Endocrine Glands of the Lower Torso

Many important organs of the endocrine system are found in the abdominal and pelvic regions of the body, including the adrenal glands and the pancreas. These glands produce hormones that play vital roles in the body’s regulation of minerals, glucose, and energy allocation. The digestive and excretory organs of this region also produce hormones to manage digestion, blood cell production, and mineral homeostasis as well.

The adrenal glands are a pair of triangular glands that are located along the superior edge of the kidneys. Each gland consists of two regions - an outer cortex and an inner medulla - that have distinct structures and functions within the gland....

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Full Endocrine Glands of the Lower Torso Description

[Continued from above] . . . The medulla produces the stress hormones epinephrine (adrenaline) and norepinephrine (noradrenaline) under stimulation by the sympathetic division of the autonomic nervous system (ANS). These hormones help to augment the body’s “fight or flight” response to stress and exertion by increasing the heart’s blood output to the muscles; increasing the efficiency of the lungs; and releasing energy for the muscles to use.

The cortex produces three main classes of hormones: glucocorticoids, mineralocorticoids, and gonadocorticoids.

  • Glucocorticoids, including cortisol, help the body to raise blood glucose levels by breaking down triglycerides stored in adipose tissue and converting it to glucose. These hormones also help to reduce inflammation, making them clinically useful for treatment of rashes and other inflamed tissues.
  • Mineralocorticoids, including aldosterone, help to balance the concentration of ions in the body. Sodium, potassium, and hydrogen ions are selectively excreted through the kidneys or retained in the body under the control of these hormones.
  • Finally, the gonadocorticoids are androgens, which act as the precursors for testosterone in males and estrogen in females. Androgens also act as weak substitutes for testosterone in females and prepubescent boys.

Also assisting in the body’s sugar and energy homeostasis is the pancreas. The pancreas is a long, tapered gland that extends horizontally inferior to the stomach. While the vast majority of the pancreas is devoted to the production of digestive enzymes, about 1% of its structure consists of endocrine cells that produce hormones. 

  • Alpha cells release the hormone glucagon in response to stimulation by the sympathetic division of the ANS. Glucagon travels through the bloodstream to the liver to trigger the breakdown of glycogen molecules stored in liver cells. Glycogen is broken down into glucose molecules, which are released into the blood to raise the body’s blood glucose levels and provide energy for the body’s cells.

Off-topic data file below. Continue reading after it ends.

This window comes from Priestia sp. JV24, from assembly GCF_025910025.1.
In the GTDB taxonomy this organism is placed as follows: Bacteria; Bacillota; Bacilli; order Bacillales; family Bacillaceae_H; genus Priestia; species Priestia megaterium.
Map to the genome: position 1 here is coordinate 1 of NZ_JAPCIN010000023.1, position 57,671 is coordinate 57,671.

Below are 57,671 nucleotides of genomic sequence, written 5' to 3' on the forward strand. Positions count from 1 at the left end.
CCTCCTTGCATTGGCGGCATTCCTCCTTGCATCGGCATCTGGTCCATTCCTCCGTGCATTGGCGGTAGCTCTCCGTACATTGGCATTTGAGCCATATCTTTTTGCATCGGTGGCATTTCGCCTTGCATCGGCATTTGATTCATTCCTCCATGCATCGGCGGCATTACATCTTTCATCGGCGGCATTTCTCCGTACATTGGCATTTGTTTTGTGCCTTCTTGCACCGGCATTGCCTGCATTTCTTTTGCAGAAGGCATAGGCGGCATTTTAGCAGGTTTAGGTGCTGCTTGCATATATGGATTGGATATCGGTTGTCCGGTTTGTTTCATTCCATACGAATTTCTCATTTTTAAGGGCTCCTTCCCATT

• Beta cells produce insulin in response to stimulation by the parasympathetic division of the ANS. Insulin reduces elevated blood glucose levels by stimulating the liver and muscles to absorb glucose and form glycogen molecules. It also stimulates adipose tissue to absorb glucose molecules from the blood and convert them into triglycerides for long-term storage.

The testes and ovaries, known collectively as the gonads, also produce important sex hormones as organs of the endocrine system.

  • In females, the ovaries produce estrogens (the female sex hormones) as well as progesterone. Estrogens play many roles in the body, including the regulation of the female reproductive cycle, the development of ova, and the female secondary sex characteristics. Progesterone is produced during ovulation and pregnancy to maintain a proper environment in the uterus for fetal development.
  • In males, the testes produce testosterone, the primary male sex hormone. Testosterone is responsible for the production of sperm along with the male secondary sex characteristics.

In addition to the true glands of the abdomen and pelvis, several hormones are produced by the digestive organs and kidneys. To effectively control the digestion of diverse foods, the stomach and duodenum monitor their contents and produce hormones to influence the behavior of other organs.

  • The stomach produces the hormone gastrin to increase its own secretion of hydrochloric acid and reduce the emptying of the stomach into the duodenum.
  • In the duodenum of the small intestine, the hormones secretin and cholecystokinin are produced to aid its digestion of fats and proteins. Secretin is released in response to acidic chyme entering the duodenum from the stomach, signaling the pancreas to release bicarbonate ions to neutralize the acid. Cholecystokinin (CCK) is released in response to the presence of fats and proteins in food and triggers the pancreas to release many digestive enzymes. CCK also has receptors in the hypothalamus that produce the feeling of satiety, or fullness, in response to CCK. The satiety-inducing property of CCK explains why foods that are rich in fats and proteins are more filling than those consisting of only carbohydrates.

The kidneys produce several important hormones that are related to the composition of the blood.

  • In response to low blood calcium levels, the kidneys produce calcitriol, the active form of vitamin D that helps the body to absorb calcium from food.
  • In response to decreases in the number of red blood cells or platelets, the kidneys can produce the hormone erythropoietin (EPO) or thrombopoietin to boost the production of those blood cells or platelets by red bone marrow.

Prepared by Tim Taylor, Anatomy and Physiology Instructor